Firefly responds to concerns on rocket safety, water use

512
0
Share:

By SEAN SHAPIRO

BRIGGS – Thomas E. Markusic wants to send things to space.

His new neighbors, however, are more concerned about the dwindling water supply here on earth.

Markusic’s company, Firefly Space Systems, purchased 200 acres of land in Burnet County to test rocket engines near the small community of Briggs just north of Liberty Hill.

At the Community Center’s monthly meeting Monday, Briggs residents wanted to learn just how he planned to use the land.

After confirming there would be no launches, just tests, from Briggs, the conversation circled back to how much water it would cost the community.

“Water, that’s the biggest concern,” said Jack Mabe, one of more than 80 people to attend the meeting. “We certainly don’t have a lot of it. I want to trust (Markusic). As I told him, as long as you don’t give me a reason to think otherwise, I believe he’s an honest man.”

Markusic has worked with some of the leading companies in the aerospace field, including a stint as the director of the test site and principle propulsion engineer for SpaceX in McGregor – southeast of Waco.

Firefly was started to serve the small satellite market, which Markusic said is currently underserved in the aerospace community. Once operational, the company will build rockets that will allow clients to launch satellites at a lower cost.

These smaller satellites will serve a variety of needs, including earth imaging and communications.

“They can do a variety of things,” Markusic said. “We’re working with a number of clients. With these small satellites you can have live imaging of earth, something that in the future could be used in real-time to help police officers catch a person in a chase.”

While Markusic fielded some questions about what products Firefly would be building, most of the questions during the 90-minute meeting circled back to the water issue in Central Texas.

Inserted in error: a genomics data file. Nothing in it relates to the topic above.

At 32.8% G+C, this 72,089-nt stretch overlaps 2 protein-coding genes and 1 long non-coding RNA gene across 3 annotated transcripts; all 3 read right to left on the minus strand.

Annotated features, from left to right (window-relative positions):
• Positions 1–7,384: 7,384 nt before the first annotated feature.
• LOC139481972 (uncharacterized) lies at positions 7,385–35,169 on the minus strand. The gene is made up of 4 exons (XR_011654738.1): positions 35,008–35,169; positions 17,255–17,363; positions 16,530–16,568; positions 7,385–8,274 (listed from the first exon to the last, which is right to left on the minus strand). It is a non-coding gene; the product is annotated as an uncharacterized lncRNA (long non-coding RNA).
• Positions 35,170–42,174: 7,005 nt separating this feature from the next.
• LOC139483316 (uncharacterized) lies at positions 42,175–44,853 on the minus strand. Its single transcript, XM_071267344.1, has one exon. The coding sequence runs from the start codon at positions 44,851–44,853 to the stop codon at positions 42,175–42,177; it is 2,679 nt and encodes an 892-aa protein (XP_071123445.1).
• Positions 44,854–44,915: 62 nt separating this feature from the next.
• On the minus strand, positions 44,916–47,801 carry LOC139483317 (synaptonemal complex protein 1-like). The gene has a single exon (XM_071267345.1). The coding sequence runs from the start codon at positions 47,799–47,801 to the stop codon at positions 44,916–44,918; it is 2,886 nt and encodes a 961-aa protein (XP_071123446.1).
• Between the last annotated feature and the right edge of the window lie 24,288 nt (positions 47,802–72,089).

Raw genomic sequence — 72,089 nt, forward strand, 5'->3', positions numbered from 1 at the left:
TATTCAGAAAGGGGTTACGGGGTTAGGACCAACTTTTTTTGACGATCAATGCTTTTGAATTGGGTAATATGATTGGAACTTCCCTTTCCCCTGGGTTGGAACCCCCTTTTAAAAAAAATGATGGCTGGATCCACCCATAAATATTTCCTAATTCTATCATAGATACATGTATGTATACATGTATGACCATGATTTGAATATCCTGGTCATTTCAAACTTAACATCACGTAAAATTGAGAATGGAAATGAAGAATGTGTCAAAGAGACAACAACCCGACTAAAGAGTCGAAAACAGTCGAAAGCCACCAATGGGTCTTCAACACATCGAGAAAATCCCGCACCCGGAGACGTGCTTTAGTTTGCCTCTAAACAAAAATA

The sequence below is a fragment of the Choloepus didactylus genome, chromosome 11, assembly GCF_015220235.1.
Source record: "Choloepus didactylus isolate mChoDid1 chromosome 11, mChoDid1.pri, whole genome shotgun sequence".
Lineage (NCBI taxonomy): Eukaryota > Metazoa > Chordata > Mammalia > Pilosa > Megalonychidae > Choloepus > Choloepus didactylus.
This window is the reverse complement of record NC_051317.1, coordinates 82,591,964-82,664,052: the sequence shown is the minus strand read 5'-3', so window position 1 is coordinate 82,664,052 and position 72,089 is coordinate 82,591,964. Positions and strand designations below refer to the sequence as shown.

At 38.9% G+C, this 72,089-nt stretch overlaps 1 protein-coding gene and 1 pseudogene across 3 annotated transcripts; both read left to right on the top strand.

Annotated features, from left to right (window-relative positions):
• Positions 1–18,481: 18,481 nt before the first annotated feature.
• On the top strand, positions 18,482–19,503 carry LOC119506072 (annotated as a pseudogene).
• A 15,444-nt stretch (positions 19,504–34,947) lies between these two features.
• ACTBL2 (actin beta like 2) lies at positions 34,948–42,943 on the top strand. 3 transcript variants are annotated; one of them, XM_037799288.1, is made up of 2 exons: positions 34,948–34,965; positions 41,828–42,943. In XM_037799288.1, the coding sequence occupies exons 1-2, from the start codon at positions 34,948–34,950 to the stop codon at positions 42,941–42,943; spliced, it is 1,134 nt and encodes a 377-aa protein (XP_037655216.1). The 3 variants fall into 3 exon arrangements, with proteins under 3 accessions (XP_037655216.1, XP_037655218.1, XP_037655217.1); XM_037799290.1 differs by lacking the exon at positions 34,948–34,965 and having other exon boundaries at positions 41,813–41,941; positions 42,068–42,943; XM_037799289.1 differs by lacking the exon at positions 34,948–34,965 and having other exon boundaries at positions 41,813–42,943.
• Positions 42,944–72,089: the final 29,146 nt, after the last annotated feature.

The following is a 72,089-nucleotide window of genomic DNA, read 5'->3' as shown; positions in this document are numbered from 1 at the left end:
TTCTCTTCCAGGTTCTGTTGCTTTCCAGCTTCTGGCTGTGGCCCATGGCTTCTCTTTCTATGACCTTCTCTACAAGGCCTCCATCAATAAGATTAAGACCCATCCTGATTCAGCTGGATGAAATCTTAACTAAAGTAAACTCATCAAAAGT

“How much water will you be taking from our aquifer?” Judy Parnell asked during the meeting. “If you’re going to be cooling giant rockets, that sounds like it will take a lot.”

Markusic said there would be 10,000 gallons held on site, which he said is required by law for emergencies and putting out any potential fires. However, he said for the first nine months water use would be at a minimum while the first of three test stands is being used. After that, Markusic estimated it would use about “2,000 gallons per week for tests.”

“We’ll be building three stands to test the rocket engines,” Markusic said. “The first is going to be a horizontal stand, so that burns off naturally into the air. The second stand will be a vertical stand, which will need to be cooled by water.”

There were also several logistic questions. What will these tests sound like? And, is there any danger to the community?

“These tests take seconds, sometimes up to 20 at the longest. You can learn a lot from an engine test in one second,” Markusic said. “It’ll sound like a loud rumble, pretty much like thunder. It’s something you won’t hear unless you’re listening for it.”

And about the safety?

“There isn’t any pollution issue with what we’re doing,” Markusic said. “Everything we’re burning is non-toxic – it’s kerosene and natural gas … I want to be a good neighbor. I have no plans of hurting Briggs.”

Firefly plans to start running its first tests at the facility in March 2015. And as the company grows, Markusic plans to bring “150 to 200 employees” within three years.

Many of those jobs will be high-paying PhD level engineering jobs, which will split time between Briggs and the corporate headquarters in Cedar Park. However, Markusic said the site would need to hire all skill levels to run the site’s day-to-day logistics.

“I’m very glad to see something like this come to Briggs,” Fred French said. “I’m very impressed. It’s always good to see something like this bring in new jobs.”

Monday’s community discussion was the first face-to-face meeting between the company and the residents of Briggs. Some residents said the question and answer period changed their initial perceptions of the company.

“When I first heard about it I was very upset,” Parnell said after the meeting. “They answered all the questions. If they’re not hiding anything, I’m happy. But if they’re trying to pull anything over on us we’re going to have to start all over again.”

Share: